The power of activism

October 22, 2019

Senior Danielle Anderson shows how grassroots movements around public breastfeeding changed state policy.

At a country fair, a crowd gathered around newborn goats. The animals were snuggled up and drinking milk their mother was providing as people gathered trying to get a closer look at the small fuzzy babies. Steps away, at the same country fair, a human mother did the same with her infant son — except she had a blanket draped over her  — and was told she needed to leave the premises or use the public restroom.

It was one of the many news articles senior Danielle Anderson discovered during a research project about breastfeeding in public in the modern age; History Professor Georgina Hickey served as her faculty adviser. 

"In the county fair example, the woman spoke up instead of being shamed into compliance and silence,” says Anderson about the report in a 1991 Los Angeles Times newspaper article.”The women who spoke up when it was extremely difficult to do so are who helped lead to a movement that pushed all 50 states to legalize breastfeeding in public.”

Curious about political activism in the public sphere and women’s issues, Political Science major Anderson — a legal clerk who has a strong interest in social justice — conducted research on perception and policy regarding breastfeeding in public as part of a Summer Undergraduate Research Experience project. She also assisted Hickey with material for Hickey’s upcoming book about the public landscape for women in the 20th century.

Looking at nearly 100 years of history — but doing a deep dive on the past 40 — Anderson shares how the advent of formula and Victorian ideals of feminine modesty made a once normal part of life unfashionable. (For example, a stereotype emerged that only poor people breastfed.) And it took 1990s feminist movements and educational campaigns on the benefits of breastfeeding to begin removing the cultural taboo.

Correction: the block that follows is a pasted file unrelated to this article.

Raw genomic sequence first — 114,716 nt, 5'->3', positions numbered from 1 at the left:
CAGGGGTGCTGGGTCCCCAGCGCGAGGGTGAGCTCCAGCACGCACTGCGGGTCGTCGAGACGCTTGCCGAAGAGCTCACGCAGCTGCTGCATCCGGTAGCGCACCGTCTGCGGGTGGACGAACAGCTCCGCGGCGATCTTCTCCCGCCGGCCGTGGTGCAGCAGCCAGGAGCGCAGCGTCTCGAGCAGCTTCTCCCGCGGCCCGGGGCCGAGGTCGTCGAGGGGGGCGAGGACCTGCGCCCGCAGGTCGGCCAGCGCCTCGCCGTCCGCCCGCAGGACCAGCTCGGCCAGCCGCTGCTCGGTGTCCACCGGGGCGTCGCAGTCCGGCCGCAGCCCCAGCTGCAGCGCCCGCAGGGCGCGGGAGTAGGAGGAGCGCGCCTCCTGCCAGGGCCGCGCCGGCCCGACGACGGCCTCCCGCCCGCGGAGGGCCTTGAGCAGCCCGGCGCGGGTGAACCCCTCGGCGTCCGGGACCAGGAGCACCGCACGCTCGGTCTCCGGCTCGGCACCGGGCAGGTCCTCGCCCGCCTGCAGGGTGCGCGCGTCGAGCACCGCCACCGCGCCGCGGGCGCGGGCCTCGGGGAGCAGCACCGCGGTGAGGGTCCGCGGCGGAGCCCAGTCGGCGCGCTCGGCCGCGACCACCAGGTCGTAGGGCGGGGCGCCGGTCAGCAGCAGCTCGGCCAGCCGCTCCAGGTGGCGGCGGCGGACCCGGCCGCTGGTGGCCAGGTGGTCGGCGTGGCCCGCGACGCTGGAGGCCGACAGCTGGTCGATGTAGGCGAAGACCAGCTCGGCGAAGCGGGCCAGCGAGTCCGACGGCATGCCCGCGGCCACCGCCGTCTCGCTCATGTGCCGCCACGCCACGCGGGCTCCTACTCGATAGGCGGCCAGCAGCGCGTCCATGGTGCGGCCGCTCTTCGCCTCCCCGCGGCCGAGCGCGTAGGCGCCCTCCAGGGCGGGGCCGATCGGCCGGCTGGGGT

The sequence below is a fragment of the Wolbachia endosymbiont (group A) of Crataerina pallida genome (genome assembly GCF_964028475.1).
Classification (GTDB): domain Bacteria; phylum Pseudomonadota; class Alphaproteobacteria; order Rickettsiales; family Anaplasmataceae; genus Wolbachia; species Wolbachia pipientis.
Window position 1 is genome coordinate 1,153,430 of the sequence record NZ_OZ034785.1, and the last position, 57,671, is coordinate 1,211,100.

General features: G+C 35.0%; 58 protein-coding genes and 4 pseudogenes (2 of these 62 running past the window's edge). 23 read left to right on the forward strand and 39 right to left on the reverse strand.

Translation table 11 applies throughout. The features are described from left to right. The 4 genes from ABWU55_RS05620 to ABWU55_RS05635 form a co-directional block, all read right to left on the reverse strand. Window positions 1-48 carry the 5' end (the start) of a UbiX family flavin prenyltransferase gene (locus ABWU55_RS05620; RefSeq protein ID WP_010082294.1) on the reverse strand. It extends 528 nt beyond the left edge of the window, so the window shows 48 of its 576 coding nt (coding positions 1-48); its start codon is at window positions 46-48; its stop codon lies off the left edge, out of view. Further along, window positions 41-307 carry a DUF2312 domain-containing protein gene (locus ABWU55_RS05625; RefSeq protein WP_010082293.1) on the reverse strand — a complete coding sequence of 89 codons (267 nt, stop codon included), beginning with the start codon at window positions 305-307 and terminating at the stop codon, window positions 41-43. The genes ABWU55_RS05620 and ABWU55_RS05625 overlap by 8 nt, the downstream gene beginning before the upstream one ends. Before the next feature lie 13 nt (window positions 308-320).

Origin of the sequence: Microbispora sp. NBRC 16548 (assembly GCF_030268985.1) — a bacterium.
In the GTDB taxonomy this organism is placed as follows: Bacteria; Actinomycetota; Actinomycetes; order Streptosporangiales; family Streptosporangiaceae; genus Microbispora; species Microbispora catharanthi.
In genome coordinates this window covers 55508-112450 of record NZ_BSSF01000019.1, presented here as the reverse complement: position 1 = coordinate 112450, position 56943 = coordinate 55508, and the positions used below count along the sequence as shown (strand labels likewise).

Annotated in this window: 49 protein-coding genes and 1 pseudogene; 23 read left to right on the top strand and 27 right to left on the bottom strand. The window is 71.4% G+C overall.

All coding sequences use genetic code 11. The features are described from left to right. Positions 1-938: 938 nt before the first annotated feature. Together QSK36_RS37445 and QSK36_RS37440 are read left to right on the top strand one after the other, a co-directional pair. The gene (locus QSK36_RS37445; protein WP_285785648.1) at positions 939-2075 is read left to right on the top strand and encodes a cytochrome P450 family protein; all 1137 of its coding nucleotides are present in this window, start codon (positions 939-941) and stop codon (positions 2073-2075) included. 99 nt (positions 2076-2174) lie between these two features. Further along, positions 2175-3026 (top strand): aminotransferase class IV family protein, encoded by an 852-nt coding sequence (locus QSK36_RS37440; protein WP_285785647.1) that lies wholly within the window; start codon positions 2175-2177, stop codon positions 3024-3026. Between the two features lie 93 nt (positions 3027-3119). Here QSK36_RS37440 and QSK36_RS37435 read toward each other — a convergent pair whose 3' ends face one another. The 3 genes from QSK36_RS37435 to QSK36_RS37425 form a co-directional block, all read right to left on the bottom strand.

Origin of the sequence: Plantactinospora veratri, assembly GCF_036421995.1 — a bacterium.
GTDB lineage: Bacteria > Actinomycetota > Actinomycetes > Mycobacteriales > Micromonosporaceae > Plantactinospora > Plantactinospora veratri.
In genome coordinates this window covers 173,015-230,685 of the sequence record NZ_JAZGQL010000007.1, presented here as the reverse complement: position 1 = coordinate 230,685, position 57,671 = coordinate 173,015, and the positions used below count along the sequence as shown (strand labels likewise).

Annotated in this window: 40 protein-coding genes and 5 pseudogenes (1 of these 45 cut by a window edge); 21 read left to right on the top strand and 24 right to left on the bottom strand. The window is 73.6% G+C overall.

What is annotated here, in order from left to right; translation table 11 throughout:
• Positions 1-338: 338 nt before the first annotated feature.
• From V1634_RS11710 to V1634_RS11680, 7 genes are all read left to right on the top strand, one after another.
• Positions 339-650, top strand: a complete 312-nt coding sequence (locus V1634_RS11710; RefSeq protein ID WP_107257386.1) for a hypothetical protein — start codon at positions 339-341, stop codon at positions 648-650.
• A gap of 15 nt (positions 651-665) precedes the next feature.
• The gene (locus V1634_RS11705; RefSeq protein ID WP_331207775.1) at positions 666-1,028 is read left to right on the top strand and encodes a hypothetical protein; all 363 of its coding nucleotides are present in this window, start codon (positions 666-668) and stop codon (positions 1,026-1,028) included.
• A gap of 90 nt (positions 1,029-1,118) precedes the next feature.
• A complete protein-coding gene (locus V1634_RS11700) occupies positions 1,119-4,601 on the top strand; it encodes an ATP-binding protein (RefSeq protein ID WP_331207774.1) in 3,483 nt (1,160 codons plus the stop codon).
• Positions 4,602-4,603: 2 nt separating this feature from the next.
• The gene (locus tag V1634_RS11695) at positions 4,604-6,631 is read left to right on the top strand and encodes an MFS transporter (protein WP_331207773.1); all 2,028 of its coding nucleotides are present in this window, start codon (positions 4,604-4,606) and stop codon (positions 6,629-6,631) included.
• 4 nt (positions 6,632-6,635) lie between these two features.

“Women are minimized in public spaces — we’re told in a variety of ways to not bring attention to ourselves, to not take up too much space, to be hidden when patriarchal society doesn’t want us seen — even when it comes to something that is a natural part of life and something that science says is a very good thing. Nationally, policy has changed when it comes to breastfeeding in public. But the topic is still relevant because social change is slow.”

Jail time for indecent exposure isn’t a punishment given for public breastfeeding anymore — however side-eye glances, harassment and shaming remarks are still directed to women who feed their children in public.“This stigma associated with public breastfeeding can prevent women from having the freedom of choosing what they feel is best for their child. The inconvenience may also stop women from pursuing economic and political opportunities.”

Anderson says the arguments on either side of the topic — for example, exhibitionism vs. natural human behavior — are the same today as they were 40 years ago. “In other words, we still have a long way to go. And awareness and education is key in moving forward.”

She acknowledges that the delay in public acceptance may be frustrating. But the legislative results from grassroots movements — in 2018, it became legal to public breastfeed in all 50 states — is  encouraging.

“You cannot discount the legislation. That shows grassroots activism has power: It gets people once silenced to talk. When the talking gets loud, legislators listen — which leads to law changes. Then cultural norms slowly shift. That’s the most important lesson from my research. Don’t stay silent. Speak up. Things will eventually change.”

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